“A dissatisfaction with the current social and political system results in an unwillingness to produce commodities which gratify and perpetuate that system. Here the sphere of ethics and aesthetics merge.”
During my time at GPS, I will be building a small enclosure which I will seal myself into for a period of four days, during which, I will create a piece of writing that will be a contribution to the project I am naming as my thesis. This room will be referred to as: the writing room.
When approaching the final semester of my graduate career, I asked myself what I might be able to make that would be most relevant as well as radical to the circumstances of my conclusion of the MFA. This project intervenes in the functional purpose of the thesis and weds it to the formal purpose of art, the consequence being that it is somewhat disruptive to both.
I’m currently thinking about the outward or external factors that my work and my experience may resist. Academia uses the thesis as an archival method of collecting data from its graduate students. The thesis is used by the graduate committee to enforce the clear conceptual grounding of art in the realm of ideas and words. The thesis serves also to ratify the intellectual validity of art that is made by MFA candidates. The thesis used as the basis for an art project cannot possibly do all of these things because it now operates on the merits of being an experience and process in time: experienced either by me as the individual enclosed within the writing room, or by the viewer who contemplates the thesis as a contingency of the writing room.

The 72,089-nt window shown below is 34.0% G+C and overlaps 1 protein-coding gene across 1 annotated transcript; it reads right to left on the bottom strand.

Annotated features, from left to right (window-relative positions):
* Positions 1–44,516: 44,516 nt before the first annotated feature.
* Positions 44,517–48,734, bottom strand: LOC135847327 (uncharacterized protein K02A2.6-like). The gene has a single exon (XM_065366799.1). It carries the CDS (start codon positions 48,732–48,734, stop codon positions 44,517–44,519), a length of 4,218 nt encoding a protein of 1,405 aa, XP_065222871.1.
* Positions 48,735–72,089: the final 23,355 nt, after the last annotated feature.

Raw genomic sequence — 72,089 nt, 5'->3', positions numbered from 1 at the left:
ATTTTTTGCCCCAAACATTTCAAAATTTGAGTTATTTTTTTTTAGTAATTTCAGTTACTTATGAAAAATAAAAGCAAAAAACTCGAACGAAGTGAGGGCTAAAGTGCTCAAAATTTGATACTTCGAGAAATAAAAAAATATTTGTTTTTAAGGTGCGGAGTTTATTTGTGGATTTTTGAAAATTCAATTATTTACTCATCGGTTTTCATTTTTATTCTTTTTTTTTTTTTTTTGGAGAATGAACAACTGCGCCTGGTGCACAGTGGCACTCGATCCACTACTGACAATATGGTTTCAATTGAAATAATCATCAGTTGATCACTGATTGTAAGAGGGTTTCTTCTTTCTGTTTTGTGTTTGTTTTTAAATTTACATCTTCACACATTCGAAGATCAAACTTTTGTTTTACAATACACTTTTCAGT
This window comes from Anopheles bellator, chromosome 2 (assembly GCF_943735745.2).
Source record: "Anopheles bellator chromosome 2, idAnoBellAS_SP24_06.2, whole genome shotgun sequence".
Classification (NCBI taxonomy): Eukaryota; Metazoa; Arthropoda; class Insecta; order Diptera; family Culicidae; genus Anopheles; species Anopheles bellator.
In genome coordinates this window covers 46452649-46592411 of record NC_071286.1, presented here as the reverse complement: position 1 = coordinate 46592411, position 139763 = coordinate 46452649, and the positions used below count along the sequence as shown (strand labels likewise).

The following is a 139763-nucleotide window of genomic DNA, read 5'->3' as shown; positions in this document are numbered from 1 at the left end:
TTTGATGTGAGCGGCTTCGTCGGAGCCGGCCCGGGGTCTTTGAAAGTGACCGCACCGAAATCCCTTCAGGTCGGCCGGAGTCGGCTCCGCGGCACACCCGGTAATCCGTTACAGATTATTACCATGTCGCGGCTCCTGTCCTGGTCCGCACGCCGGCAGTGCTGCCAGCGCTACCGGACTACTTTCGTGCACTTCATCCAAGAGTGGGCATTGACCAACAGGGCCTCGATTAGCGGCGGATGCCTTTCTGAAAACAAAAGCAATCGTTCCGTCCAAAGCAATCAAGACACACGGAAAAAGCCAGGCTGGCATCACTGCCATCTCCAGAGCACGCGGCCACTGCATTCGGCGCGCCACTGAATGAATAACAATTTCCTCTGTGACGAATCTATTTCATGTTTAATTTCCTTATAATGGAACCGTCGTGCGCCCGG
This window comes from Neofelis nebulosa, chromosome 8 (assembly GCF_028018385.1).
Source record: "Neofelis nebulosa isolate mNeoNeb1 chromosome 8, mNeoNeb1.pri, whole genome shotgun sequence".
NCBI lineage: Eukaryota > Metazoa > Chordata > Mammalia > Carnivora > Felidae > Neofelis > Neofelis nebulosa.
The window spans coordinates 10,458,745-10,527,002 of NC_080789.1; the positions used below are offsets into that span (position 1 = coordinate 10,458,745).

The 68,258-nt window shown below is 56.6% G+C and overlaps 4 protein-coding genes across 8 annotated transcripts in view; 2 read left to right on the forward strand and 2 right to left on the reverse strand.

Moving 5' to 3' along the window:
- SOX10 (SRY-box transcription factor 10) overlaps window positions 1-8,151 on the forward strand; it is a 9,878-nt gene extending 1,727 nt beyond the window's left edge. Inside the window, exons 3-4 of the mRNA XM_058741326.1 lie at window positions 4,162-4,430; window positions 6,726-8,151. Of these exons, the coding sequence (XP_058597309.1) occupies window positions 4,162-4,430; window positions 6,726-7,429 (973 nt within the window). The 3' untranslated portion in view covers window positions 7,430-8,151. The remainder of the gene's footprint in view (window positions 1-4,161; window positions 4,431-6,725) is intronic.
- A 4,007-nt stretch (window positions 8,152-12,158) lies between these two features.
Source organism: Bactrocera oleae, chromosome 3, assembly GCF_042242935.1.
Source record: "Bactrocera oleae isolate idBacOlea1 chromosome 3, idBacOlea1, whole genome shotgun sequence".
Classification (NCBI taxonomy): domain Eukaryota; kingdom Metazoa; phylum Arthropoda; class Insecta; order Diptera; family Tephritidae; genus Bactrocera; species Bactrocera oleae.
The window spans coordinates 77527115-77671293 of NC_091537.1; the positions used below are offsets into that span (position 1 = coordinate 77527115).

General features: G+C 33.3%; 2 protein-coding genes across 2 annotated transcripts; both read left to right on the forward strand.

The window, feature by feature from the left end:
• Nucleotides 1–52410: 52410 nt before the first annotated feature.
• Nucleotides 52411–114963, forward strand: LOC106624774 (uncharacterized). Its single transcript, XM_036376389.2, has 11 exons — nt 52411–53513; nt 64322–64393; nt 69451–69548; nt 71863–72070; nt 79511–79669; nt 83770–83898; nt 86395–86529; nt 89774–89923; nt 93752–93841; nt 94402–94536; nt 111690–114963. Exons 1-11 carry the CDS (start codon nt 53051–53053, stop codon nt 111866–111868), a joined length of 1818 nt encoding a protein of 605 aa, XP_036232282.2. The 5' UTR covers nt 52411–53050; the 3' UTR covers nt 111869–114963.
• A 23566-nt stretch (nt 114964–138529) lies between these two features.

In this way, my thesis becomes more of a ‘thing’ and less of an object. In his essay, Thing Theory, Bill Brown explains that we look ‘through’ objects, because they serve a purpose in codifying the world in ways commensurate with our expectations, or in ways that condition our expectations. For instance, we look through a window in order to encounter a view. But, if the window clouds, or becomes dirty enough to be opaque, it is no longer an object that we can look through, and it no longer functions to create a view. Rather, it is a ‘thing’, and a ‘thing’ cannot also be a window. This thing has its own physical reality and identity, and what we encounter based on these characteristics, is its ‘thingness’
My project, which enables the creation of the thesis in certain controlled conditions, also has a physical reality. When the walls of the writing room are deconstructed, and used to create a container in which its contents, including the thesis, are to be condensed and housed, what is this thing that I have made? What do I call it, and more importantly, how does it provoke a space in which to contemplate the larger question: Is art the presentation or containment of experience, or is art experience as containment?